For All It Represents

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I love this dresser scarf. Or is it a table runner? Or a doily?

It doesn’t matter what we call it, I love it all the same.

Do I love it because it’s pretty? Not really. I can see why some people would find it lovely but it is not my aesthetic at all. It’s a little too fussy, a little too pretty and flowery and girly, for my taste.

Do I love it because it’s rare and seldom seen? Not at all. This sort of hand embroidered fabric, meant to decorate a dresser top or sideboard, is pretty much, literally, a dime a dozen. In the world of vintage linens, the only items more plentiful are crocheted doilies.

Do I love it because it’s practical? No. It comes from an era where women seem to have felt compelled to cover blank surfaces with “décor.” Antimacassars, doilies, runners, piano scarves—the philosophy seemed to be “let no piece of furniture go naked.” Some of these items had an ostensible purpose—antimacassers on the backs of upholstered furniture, for instance, were designed to keep a popular male hair product—macasser—off the fabric. But, really, most of these items were just meant to look pretty.

I have lots of reasons not to love this runner and yet I do love it.

I love it for what it represents.

  • A woman seeking to beautify her space. Whether this was made by a Yankee, to hold dark winter at bay, or an Okie, facing dust storms or a lonely road west, this woman wrought her own scene of beauty.
  • A woman with enough leisure to time to be able to think about beauty. Whoever did this piece had done enough of the daily chores, the must-dos, to feel justified in taking her leisure on a want-to-do. I’m happy she found that time.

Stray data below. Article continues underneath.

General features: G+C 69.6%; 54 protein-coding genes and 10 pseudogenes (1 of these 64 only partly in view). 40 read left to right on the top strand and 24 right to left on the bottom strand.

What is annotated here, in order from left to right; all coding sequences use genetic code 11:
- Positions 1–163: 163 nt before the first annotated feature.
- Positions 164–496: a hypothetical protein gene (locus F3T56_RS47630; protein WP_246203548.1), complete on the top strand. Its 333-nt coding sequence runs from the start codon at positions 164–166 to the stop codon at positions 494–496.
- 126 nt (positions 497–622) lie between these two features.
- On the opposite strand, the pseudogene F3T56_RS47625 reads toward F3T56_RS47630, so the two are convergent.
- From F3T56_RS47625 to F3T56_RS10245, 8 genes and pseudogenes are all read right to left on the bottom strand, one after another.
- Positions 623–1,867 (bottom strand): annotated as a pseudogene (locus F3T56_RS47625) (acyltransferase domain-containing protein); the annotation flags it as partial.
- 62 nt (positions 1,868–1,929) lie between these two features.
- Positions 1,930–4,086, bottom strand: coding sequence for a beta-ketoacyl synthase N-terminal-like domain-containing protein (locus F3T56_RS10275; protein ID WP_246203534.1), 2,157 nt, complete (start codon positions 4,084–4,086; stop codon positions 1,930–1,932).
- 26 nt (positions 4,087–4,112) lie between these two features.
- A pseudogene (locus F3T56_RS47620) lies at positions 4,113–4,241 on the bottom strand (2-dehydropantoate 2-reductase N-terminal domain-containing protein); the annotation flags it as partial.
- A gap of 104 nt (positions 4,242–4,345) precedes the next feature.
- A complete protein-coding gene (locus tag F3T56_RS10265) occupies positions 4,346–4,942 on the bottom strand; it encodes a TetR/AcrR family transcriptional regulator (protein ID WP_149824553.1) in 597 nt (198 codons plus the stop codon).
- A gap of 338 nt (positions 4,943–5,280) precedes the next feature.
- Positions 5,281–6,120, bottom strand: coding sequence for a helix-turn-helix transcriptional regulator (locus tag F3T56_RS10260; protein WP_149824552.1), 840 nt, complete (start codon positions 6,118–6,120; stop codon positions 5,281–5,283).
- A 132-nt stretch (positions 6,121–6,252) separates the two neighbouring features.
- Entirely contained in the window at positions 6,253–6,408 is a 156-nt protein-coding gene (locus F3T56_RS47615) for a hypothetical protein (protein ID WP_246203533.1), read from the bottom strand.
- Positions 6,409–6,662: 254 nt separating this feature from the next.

• A woman who found a way to “be productive” while sitting quietly and beautifying her world. I can relate to this and I know some of you can, too. If you are a person of action and you like to point at what you’ve accomplished, you relish a job of work that can be done while sitting in the shade and allowing your mind to wander.
  • A woman who took pride in something made by her own hands that would So much of women’s daily work was work that was undone—beds made that were unmade each night, clothes washed and dirtied again, meals made and eaten and made again. To embroider something or stitch a quilt was to create a lasting object, something that might, even, outlive the maker.
  • A woman, perhaps denied other ways of asserting her individuality, finding a voice in her handwork. She chose the pattern, the colors, the embellishment. It was unique and it was hers.

This little dresser scarf packs a lot of meaning for me.

I also love it because I saved it.

Those of us who have pets will probably admit that the ones you saved from a grim fate always seem extra special. The stray one, skittish and fearful, the abandoned one, in pain and alone, those pets have our hearts in particular ways.

This runner came in a box of linens found, as usual, under a table and ignored, at a garage sale. The box actually held many pretty and quite exceptional items but, there, at the bottom, was this country cousin of a runner. And it was stained and filthy. It was a stray, unlikely to be noticed or to find a forever home.

I soaked it for hours in three different washes. I progressed from regular washing through my big guns, the Biz and Cascade combo. It was still stained. I did the Biz and Cascade again and added boiling water to my already very hot washing machine. Finally, the stains faded and disappeared. I ironed it carefully and spiffed it up for its glamour shots.

And now the runner is beautiful.

Was it worth the time and energy? It was not, at least not because it was exceptionally lovely or rare or useful.

But, yes, of course, it was worth it! It was worth it because of all it represents, because of the woman who crafted it and all the women like her, and like us, who make our marks by making a mark with thread or yarn or fabric or paint, or any of a multitude of other media.

I won’t keep this little runner—a person can’t adopt every stray and be fair to them all. I’ll show it to friends and see if there is a worthy home among them. At some point if need be, I’ll list it on Etsy in order to match it up with a good home.

One way or another, I’ll find it a place where it’s appreciated for what it is and for all it represents.

So Lovely and Yet . . .

A beautiful damask bath towel, probably part of a hope chest.